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danydandan

Faith?

Faith, a question!  

40 members have voted

  1. 1. When you hear, see or read the word faith. What is your first interpretation that pops into your head?

    • Complete trust or confidence in someone or something.
    • Strong belief in the doctrines of a religion, based on spiritual conviction rather than proof.
    • A particular religion.
    • A strongly held belief.
    • An amalgamation of either two or all of the above.


275 posts in this topic

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jmccr8

Here is my Faith

Image result for pictures of women named faith

jmccr8

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DieChecker

What? No George Micheal?

You gotta have faith...

 

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Mr Walker

The first, specifically where there is no evidence or data available and a decision must be made in faith  Faith cannot exist or be constructed where we have knowledge. it is an answer  to any unknown question.

eg i have faith that life will be found on mars (I always had faith that  water would be found on mars but now that is has been, faith is not applicable or possible )

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Mr Walker
On 07/07/2019 at 1:44 AM, danydandan said:

I think they are, I just think people don't explain what the mean correctly.

Just look at @Will Due last post, he should have said 'What my Faith means to me' rather than 'What Faith means to me'. 

The term is already defined, words are defined at a specific point in time. 

Defined by whom, and do you have agreement on that definition?

I didnt really like the options given because, for me, faith is more than any of those things, and a very specific mental construct.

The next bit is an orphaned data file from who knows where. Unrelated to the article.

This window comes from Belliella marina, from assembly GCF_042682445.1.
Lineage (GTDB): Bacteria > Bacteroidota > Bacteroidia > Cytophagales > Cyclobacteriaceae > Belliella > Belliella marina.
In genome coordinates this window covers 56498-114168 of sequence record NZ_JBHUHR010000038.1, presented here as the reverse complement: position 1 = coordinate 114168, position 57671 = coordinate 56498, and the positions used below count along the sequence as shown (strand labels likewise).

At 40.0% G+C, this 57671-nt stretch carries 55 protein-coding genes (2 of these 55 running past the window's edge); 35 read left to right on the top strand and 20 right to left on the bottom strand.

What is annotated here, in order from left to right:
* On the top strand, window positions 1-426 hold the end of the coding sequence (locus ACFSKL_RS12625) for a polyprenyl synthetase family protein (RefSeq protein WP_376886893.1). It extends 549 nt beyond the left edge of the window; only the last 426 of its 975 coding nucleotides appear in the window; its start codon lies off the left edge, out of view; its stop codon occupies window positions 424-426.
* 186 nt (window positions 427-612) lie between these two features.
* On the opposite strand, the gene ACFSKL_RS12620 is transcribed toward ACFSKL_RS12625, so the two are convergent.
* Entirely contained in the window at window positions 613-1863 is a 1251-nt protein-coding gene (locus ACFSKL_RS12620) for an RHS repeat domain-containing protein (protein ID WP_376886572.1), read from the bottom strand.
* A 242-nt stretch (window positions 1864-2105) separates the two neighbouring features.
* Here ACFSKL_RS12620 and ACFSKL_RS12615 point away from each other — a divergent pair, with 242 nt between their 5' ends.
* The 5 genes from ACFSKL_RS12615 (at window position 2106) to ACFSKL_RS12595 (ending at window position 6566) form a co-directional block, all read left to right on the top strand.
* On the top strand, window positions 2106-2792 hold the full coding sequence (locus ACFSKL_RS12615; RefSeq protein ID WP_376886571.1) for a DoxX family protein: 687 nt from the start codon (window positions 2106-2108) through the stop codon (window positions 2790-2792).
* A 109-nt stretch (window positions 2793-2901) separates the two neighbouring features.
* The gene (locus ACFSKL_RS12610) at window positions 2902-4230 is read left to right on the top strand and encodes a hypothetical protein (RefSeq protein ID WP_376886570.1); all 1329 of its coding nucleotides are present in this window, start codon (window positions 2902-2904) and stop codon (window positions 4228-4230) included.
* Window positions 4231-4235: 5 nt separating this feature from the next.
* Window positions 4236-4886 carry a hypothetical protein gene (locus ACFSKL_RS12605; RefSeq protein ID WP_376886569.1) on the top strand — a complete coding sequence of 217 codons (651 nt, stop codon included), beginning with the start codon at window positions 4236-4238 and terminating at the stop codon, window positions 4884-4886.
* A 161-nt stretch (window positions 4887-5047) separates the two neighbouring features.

But i followed the instructions and ticked the closest approximation of what i see as faith (which is much wider and more general construct than religious or spiritual faith)

Why should Will have said as you stated? He explained what  the word faith means to him.  It is his faith certainly but every individual has their own faith, even if it is faith in self

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Mr Walker
On 07/07/2019 at 3:16 AM, Sherapy said:

Dan,  a question, why wouldn’t you just use the word trust to represent trust.

To me the aforementioned faith is the “hope” or wish that something or someone will pan out as verified when there is no evidence.

And trust for me, there is support with some kind of factual basis. 

For ex: I don’t have faith in myself hoping whatever I think or endeavor will pan out, I have trust in myself to know that I will win some and I will lose some, in other words  self efficacy. I wouldn’t even bother to audition to be a opera singer,, or try to get a football scholarship etc. etc.

trust is normally evidence based and based upon past experience.

Faith looks forward, is not evidence based, and is constructed with a greater motivational power than simply trust. Eg if my dad said he trusted me to do something, he  meant he believed i could do it and    that, based on past experience i could be trusted to do it.  it.

If he said "I have faith you can do this" he meant he knew that i could even though he had no evidence or past experience  to indicate that i could 

eg he trusted that i would get my licence first go, based on what he knew

He had faith i could water ski first go, even though there was no evidence that i could 

Faith motivates people more than trust  because it is more powerful.  I would work much harder to justify a person's faith in me than i would to justify a person's trust, although both would be important  to me.

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Mr Walker
On 07/07/2019 at 5:08 PM, jmccr8 said:

Scratches Will off of the list for terraforming Mars for habitation.

jmccr8

I never realised there were mountains named Doubt on mars  :) 

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Mr Walker